Euro/dollar recovered after the falls, but didn’t really go very far. It seems that some progress has been made both in Spain and in Greece, but uncertainty remains high. Meetings of the Eurogroup and a speech by Mario Draghi are the main events in a busy week. Here is an outlook for the upcoming events and an updated technical analysis for EUR/USD.
Mario Draghi didn’t provide any big news in the rate decision, apart from clarifying that the bond buying program is fully ready, awaiting a Spanish aid request, that hasn’t happened so far. Will Spain wait another week, after regional elections? In Greece, there seems to be an agreement about privatization but many other issues remain open. The government estimates that its coffers will run dry by the end of November. In the US, the positive NFP and unemployment rate improved the global mood and hurt the dollar, but this could eventually backfire.
* All times are GMT
EUR/USD Technical Analysis
€/$ started the new quarter with a leap, but couldn’t break above the 1.2960 (mentioned last week) at first. Towards the end of the week, the pair finally broke higher and also crossed the important 1.30 line.
Technical lines from top to bottom:
1.3615 provided support to the pair when it was trading at elevated levels back in the fall of 2011. 1.3550 served as a cap at that same period of time.
1.3480 is very important resistance: it was the peak seen in February. At the time, it was very stubborn. 1.3437 is of historic significant and is a minor line now.
The round level of 1.34 is a strong cap after serving as such during March. 1.3290 worked as resistance for the pair during April and is also of importance.
1.3170 worked very well as a double top during September 2012 and is now the top frontier. 1.3105 provided some support in April and is a weak line at the moment.
1.3060, was a clear separator in May and also had an important role beforehand. It slowed the rally in September 2012 and is still very relevant.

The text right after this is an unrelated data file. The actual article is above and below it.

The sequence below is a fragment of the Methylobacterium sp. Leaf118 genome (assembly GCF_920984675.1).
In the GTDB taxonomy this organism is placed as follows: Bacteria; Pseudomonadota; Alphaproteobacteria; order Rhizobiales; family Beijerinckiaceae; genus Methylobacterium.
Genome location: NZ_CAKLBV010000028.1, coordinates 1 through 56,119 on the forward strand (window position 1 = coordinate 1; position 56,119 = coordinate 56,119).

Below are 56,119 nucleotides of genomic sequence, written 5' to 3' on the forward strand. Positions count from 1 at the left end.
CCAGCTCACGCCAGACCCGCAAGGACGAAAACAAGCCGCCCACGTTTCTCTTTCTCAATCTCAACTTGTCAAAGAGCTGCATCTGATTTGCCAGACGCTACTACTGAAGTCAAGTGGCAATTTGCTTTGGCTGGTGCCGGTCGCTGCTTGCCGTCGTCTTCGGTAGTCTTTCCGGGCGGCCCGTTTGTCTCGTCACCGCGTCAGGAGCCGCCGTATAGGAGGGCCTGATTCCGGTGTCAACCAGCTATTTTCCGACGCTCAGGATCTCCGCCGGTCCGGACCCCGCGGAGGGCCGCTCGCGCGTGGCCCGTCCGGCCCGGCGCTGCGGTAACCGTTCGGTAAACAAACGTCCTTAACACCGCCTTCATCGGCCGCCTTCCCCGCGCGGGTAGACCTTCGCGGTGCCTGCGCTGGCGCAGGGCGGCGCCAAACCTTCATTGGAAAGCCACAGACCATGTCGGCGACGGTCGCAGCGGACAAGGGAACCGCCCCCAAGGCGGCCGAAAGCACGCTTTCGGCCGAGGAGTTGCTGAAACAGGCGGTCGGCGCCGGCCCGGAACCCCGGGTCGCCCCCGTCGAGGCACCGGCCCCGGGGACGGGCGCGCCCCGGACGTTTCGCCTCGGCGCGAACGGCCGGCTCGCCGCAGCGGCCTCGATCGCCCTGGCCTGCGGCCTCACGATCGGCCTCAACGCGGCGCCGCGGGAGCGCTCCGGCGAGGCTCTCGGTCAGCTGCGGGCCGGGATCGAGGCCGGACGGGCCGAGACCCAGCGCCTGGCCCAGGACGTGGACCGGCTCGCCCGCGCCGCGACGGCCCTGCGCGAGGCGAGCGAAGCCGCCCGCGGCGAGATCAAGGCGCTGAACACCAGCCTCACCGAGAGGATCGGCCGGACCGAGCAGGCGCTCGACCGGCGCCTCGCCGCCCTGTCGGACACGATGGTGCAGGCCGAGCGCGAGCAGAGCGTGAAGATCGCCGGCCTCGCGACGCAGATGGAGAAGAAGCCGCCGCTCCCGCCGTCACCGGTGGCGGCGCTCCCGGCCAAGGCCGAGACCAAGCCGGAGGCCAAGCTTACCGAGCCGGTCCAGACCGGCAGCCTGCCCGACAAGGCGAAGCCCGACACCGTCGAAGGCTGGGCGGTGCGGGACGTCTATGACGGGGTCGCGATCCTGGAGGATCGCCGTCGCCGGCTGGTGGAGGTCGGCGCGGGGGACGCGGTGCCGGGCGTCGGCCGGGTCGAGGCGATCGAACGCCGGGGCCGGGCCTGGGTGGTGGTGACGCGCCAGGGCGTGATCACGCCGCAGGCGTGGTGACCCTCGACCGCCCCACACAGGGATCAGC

The very round 1.30 line was a tough line of resistance for the September rally. In addition to being a round number, it also served as strong support. It is now becoming more pivotal and a battleground. It is closely followed by 1.2960 which provided some support at the beginning of the year and also in September.
1.29 is a round number that also provided support when the euro was tumbling down back in May. 1.2814 was the peak of a recovery attempt in May and also capped the pair in September 2012.
1.2750 capped the pair after the Greek elections and also had a similar role in the past. It is weaker now. 1.2670 was a double bottom during January and was the high line of the recovery before the Greek elections in June. It also capped the pair at the beginning of July 2012.
1.2624 is the previous 2012 low and remains important as also seen at the end of August, when it served as resistance. Below, 1.2587 is a clear bottom on the weekly charts but after holding the pair down for a while, but it is weak now.
Long Term Downtrend Working Again
The line starting from February at the 1.3486 peak was formed in March and April. The rally sent the pair surging through this level, as the graph shows. The pair flirted with this line again and again. the recent move towards this line proved to work again as sending the pair away from the line and higher.
I am bearish on EUR/USD
Uncertainty remains high in Europe, and it seems that no breaking news will be announced until we get closer to the October 18-19 summit. This is especially relevant regarding Greece, where negotiations are endless. Even if Spain finally makes the bailout request (although it isn’t likely before October 21st), this move is mostly priced in, and we could get a “sell the fact” reaction.
In the US, the jobs reports was relatively positive, especially when looking at the big revisions. This will not impact the Fed decision, which is too close to the elections, but will certainly impact the political debate.
For an alternative technical view on the euro after the NFP, see EUR/USD Headed for Even Higher Resistance? by Matthew Lifson.
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